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Mailbag: Suppan an innings-eater

Mailbag: Suppan an innings-eater

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The coaches and media talk about the three starting rotation automatics in Ben Sheets, Yovani Gallardo and Jeff Suppan. Am I missing something, but other than a lofty contract, what does Suppan bring to the table that Chris Capuano and Dave Bush don't? I don't remember "Soup" being dominant at all last year.
-- JT, Wisconsin Dells, Wis.

The Brewers don't pay Suppan to be dominant. They pay him to be a solid No. 2 or 3 starter, an innings-eater who consistently gives the team opportunities to win games and a veteran with postseason experience. He has made 30-plus starts in nine straight seasons, the fourth-longest such streak in the Majors, behind Livan Hernandez (10 straight) and Tom Glavine and Greg Maddux (12 each). Suppan also led the team last year with 206 2/3 innings pitched (the only member of the staff to top the 200-inning plateau) and the team had a winning record (18-16) in his starts.

Was he dominant? No. And he reflected the team's up-and-down season, going 12 starts without a win from June 27-August 28, but then finishing strong with a 4-1 record and a 3.86 ERA in six September starts. Suppan is a grinder who gives up his share of hits, but more often than not (118-113 career record) finds a way to win.

Not every pitcher, even the highly-paid ones, can be Josh Beckett or Johan Santana, the kind of player who can throw a no-hitter at any moment. There is something to be said for having a Suppan or two mixed into the starting rotation, someone who goes to the post every five days and provides a steady presence in the middle of the rotation. Those types of players tend to make everyone else on the staff better.

I don't understand why the Brewers are not giving their young players contracts, especially Prince Fielder. Now we are reading about how unhappy Fielder is that he isn't going to get more money. What are they waiting for? Their stats are just going to get better and they are just going to have to dish out bigger contracts, if they are even willing to come back to a team that so far is not willing to pay its deserving players.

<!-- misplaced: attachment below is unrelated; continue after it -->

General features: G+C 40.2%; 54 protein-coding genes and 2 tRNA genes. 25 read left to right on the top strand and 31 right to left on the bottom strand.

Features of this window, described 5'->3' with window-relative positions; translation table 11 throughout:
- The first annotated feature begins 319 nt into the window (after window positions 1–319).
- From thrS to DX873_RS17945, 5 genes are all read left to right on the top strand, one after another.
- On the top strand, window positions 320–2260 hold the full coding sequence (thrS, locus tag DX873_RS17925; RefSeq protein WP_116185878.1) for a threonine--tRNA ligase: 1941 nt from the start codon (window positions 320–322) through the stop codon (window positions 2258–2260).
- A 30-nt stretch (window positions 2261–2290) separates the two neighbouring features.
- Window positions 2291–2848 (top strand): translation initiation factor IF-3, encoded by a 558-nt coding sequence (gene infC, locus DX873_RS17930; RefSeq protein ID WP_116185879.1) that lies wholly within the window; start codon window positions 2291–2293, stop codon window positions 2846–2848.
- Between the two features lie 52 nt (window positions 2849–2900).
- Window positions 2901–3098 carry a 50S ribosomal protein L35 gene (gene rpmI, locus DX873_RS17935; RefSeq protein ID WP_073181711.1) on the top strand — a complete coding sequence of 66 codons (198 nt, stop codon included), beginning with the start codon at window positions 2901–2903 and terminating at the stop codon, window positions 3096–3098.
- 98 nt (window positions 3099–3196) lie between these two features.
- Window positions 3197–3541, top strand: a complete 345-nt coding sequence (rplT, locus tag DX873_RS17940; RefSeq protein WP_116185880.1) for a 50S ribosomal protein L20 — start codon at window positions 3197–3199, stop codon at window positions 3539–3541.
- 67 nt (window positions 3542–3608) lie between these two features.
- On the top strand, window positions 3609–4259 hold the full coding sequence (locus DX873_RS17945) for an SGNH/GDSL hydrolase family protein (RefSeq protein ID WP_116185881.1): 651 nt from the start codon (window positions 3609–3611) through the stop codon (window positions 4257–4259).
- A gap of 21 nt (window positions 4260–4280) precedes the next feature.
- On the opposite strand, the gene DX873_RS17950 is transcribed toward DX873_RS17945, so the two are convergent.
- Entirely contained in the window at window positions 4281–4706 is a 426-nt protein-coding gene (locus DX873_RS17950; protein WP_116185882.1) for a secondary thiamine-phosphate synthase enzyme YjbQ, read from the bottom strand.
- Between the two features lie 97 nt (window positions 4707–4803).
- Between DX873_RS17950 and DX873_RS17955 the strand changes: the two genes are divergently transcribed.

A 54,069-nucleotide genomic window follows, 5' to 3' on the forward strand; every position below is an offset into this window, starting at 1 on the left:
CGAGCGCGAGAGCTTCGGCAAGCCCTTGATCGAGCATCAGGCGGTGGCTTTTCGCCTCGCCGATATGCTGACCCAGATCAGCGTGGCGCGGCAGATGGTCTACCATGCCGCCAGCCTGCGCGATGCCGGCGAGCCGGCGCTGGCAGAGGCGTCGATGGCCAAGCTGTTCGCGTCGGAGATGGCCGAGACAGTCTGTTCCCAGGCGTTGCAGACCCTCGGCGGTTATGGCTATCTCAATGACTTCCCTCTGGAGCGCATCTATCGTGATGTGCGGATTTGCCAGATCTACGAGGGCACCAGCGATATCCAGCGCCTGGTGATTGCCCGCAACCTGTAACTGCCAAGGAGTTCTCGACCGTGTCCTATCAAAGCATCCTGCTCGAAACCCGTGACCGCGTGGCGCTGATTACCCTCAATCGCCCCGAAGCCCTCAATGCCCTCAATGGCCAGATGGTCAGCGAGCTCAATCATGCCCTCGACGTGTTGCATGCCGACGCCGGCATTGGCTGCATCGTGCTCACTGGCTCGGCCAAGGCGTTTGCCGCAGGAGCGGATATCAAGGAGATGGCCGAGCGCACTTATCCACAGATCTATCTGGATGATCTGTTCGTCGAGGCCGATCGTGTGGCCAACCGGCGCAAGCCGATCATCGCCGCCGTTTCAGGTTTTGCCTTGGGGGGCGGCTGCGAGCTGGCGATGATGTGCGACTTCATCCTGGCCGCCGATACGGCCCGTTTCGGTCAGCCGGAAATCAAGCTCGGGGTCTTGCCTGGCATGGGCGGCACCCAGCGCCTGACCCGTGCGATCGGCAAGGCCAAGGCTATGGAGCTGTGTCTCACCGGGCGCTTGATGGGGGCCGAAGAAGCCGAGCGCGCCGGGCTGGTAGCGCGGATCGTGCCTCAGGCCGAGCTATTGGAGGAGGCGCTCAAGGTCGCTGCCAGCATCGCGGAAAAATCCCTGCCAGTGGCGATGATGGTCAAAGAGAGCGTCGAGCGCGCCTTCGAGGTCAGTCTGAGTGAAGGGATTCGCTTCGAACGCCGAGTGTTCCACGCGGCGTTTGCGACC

-- Scott S., Ringle, Wis.

Contracts are complicated, especially in baseball, where young players have to bide their time before cashing in. It is tempting to oversimplify. For example, Fielder was more productive last season than Craig Counsell, so Fielder should make a higher salary. Dave Bush had better numbers than Chris Capuano, so Bush should make more. But it does not work that way.

Fielder is, in fact, unhappy, and he does have a case to compare himself to the Phillies' Ryan Howard. But the Brewers, in turn, argue that their pay system is designed to take those subjective comparisons out of the picture and to compensate players based on objective performance. Obviously, the sides disagree here.

Given Fielder's comments, I wouldn't bet on the sides getting anywhere on a multiyear contract extension at this point. There is something to be said for going year-to-year, from both the player's perspective and the team's. Fielder is going to cash in next year, when he's eligible for arbitration for the first time. Whether or not the current animosity affects things when Fielder reaches free agency in the winter of 2011-2012, we'll have to wait and see.

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The Brewers don't need a fifth starter until April 20. They can throw Sheets with his full four days' rest too, because there are off days for the first three loops through the rotation.